Google Ngram Viewer Gauges Word Popularity over Centuries

Google Dec. 16 launched Ngram Viewer, an experiment to let lay users and researchers search and study the waxing and waning of phrase instances over the last 500 years.

As Google is trying to gain traction selling books, a free software tool that helps scholars analyze what words and phrases were popular several centuries ago is wowing researchers and media.

Google Dec. 16 launched Google Books Ngram Viewer, a data visualization tool that crawls 500 billion words culled from 5.2 million books published between 1500 and 2008 that Google has indexed in its cloud computing system.

Users may access the tool here and type up to five words to see a typical Google graph that counts the words' and phrases' use each year over the last several hundred years. The words come from books published in Chinese, English, French, German, Russian and Spanish.

Google in one example shows how the tool can compare instances of musical instruments in English literature from 1750 to 2008. Note how the drum and trumpet, in particular, seemed to trade places in popularity over the last two hundred years.

While any bystander with a computer may access the tool, it is largely geared to help scholars and researchers studying philosophy, pop culture, religion, politics, art and language to conduct their research. Google said it is also making the datasets supporting the Ngram Viewer freely downloadable so that scholars can replicate the work.

The datasets were used in research project led by Harvard University's Jean-Baptiste Michel and Erez Lieberman Aiden, along with several Googlers, said Jon Orwant, Google Books engineering manager.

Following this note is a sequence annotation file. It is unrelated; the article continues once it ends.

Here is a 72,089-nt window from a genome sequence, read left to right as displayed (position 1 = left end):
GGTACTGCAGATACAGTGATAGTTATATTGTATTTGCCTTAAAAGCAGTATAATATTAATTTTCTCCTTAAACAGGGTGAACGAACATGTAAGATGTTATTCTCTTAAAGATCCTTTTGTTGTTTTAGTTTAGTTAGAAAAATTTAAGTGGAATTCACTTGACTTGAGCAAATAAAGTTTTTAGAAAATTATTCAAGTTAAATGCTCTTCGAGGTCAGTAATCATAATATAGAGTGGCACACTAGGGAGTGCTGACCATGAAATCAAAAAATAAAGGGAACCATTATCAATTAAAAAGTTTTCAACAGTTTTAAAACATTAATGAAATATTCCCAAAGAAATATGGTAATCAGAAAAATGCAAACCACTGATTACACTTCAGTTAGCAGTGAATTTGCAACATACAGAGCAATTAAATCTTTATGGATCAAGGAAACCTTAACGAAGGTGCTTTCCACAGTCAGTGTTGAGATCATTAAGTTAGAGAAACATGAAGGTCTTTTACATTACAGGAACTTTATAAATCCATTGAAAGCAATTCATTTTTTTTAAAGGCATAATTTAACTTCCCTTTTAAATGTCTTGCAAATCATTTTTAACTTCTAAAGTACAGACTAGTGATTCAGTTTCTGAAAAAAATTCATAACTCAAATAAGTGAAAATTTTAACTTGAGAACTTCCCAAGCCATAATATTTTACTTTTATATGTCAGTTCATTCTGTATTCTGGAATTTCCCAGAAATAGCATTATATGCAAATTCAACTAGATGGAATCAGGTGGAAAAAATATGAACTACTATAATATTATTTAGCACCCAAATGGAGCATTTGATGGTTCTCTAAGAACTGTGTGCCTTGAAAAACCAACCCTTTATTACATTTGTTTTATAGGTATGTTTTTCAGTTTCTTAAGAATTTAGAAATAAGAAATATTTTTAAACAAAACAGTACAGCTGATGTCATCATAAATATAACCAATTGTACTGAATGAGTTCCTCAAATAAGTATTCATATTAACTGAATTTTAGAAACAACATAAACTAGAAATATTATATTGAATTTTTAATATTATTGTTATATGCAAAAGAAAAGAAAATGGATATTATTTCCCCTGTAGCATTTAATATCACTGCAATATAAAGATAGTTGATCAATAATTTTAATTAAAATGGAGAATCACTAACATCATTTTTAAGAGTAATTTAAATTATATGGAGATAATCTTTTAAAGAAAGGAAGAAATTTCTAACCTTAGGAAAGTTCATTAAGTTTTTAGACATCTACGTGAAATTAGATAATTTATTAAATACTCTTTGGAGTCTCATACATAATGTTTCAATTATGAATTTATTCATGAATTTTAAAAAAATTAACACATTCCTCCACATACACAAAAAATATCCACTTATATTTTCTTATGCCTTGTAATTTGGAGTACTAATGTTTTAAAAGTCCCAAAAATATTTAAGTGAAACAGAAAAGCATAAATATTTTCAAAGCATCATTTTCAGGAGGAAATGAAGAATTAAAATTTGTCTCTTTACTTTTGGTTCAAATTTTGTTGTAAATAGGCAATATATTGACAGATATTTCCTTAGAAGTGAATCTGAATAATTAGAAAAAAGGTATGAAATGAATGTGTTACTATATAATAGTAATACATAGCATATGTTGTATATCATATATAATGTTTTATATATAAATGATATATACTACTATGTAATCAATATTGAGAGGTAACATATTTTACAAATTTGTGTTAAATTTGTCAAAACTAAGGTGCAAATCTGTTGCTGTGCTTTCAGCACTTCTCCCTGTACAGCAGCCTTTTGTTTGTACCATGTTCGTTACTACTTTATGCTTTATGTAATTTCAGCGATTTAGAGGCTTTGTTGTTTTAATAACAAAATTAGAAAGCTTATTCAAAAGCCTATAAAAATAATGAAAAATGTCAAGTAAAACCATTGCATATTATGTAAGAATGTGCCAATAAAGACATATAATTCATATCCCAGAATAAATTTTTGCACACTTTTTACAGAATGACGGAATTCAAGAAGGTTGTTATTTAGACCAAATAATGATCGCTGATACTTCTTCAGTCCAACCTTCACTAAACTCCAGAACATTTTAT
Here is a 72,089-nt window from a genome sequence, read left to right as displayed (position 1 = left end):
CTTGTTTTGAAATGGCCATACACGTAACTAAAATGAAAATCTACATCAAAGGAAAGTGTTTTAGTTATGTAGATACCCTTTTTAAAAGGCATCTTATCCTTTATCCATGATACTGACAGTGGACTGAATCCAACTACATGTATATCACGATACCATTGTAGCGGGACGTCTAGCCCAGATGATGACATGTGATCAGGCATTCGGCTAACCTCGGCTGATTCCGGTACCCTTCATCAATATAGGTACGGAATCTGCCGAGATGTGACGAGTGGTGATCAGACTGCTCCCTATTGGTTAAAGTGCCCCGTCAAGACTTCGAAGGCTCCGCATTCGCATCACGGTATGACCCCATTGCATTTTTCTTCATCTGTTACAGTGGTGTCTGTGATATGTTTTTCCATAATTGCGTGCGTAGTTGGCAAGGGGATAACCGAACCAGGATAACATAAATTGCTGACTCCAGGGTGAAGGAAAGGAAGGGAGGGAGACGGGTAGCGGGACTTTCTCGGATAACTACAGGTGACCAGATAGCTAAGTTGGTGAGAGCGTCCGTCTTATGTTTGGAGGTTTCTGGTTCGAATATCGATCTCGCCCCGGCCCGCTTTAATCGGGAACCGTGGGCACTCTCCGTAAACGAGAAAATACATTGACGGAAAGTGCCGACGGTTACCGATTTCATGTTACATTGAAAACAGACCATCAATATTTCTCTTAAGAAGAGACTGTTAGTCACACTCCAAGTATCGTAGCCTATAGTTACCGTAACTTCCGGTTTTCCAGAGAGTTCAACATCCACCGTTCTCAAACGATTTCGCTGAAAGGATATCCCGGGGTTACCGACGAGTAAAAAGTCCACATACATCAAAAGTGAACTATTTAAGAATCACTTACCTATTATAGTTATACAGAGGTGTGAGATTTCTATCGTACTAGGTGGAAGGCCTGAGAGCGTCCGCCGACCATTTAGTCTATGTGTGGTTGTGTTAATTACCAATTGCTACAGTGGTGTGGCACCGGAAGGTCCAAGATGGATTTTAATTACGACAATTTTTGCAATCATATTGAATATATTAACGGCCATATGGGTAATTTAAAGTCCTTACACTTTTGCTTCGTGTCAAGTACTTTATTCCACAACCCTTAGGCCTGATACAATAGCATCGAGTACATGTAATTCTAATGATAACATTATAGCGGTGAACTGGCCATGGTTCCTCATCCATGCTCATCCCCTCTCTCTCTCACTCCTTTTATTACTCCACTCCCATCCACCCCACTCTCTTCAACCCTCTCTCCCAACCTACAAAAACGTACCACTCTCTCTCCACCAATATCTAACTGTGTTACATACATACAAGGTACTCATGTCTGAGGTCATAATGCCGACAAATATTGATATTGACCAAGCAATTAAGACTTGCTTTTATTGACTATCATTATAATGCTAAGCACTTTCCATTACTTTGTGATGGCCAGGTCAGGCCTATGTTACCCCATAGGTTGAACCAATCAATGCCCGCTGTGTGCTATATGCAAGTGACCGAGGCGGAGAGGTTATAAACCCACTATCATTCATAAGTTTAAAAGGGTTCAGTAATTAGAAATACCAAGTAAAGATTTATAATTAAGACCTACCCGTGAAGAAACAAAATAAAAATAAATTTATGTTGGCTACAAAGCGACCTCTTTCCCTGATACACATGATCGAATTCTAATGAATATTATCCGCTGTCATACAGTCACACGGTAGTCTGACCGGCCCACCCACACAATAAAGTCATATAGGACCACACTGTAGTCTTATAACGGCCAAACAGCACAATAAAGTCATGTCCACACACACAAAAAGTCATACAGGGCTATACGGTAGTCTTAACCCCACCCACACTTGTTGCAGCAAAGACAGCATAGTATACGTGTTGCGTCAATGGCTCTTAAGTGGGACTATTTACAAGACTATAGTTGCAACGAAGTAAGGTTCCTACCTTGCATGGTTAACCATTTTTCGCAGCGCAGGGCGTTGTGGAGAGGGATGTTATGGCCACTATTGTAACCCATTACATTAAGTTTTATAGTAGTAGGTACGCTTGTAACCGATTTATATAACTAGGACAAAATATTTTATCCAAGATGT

"Their work provides several examples of how quantitative methods can provide insights into topics as diverse as the spread of innovations, the effects of youth and profession on fame, and trends in censorship," Orwant said.

Unlike most Google Labs projects, media curiosity has been piqued by Ngram viewer.

The New York Times and Wall Street Journal spotlighted it, while top tech blogs such as ReadWriteWeb dedicated not one but two positive posts to it here and here.

The datasets in Ngram viewer constitute merely one-third of the 15 million works Google has scanned online since 2004 as part of its Google Books project.

High-octane math and algorithms aside, the work has been complicated thanks to contentious battles over copyright, particularly related to orphan works, where rightholders are deceased or cannot be found.

The court system is still sussing out this matter, though Google this month went ahead and launched its eBookstore to compete with Amazon, Apple and Barnes & Noble in selling books online.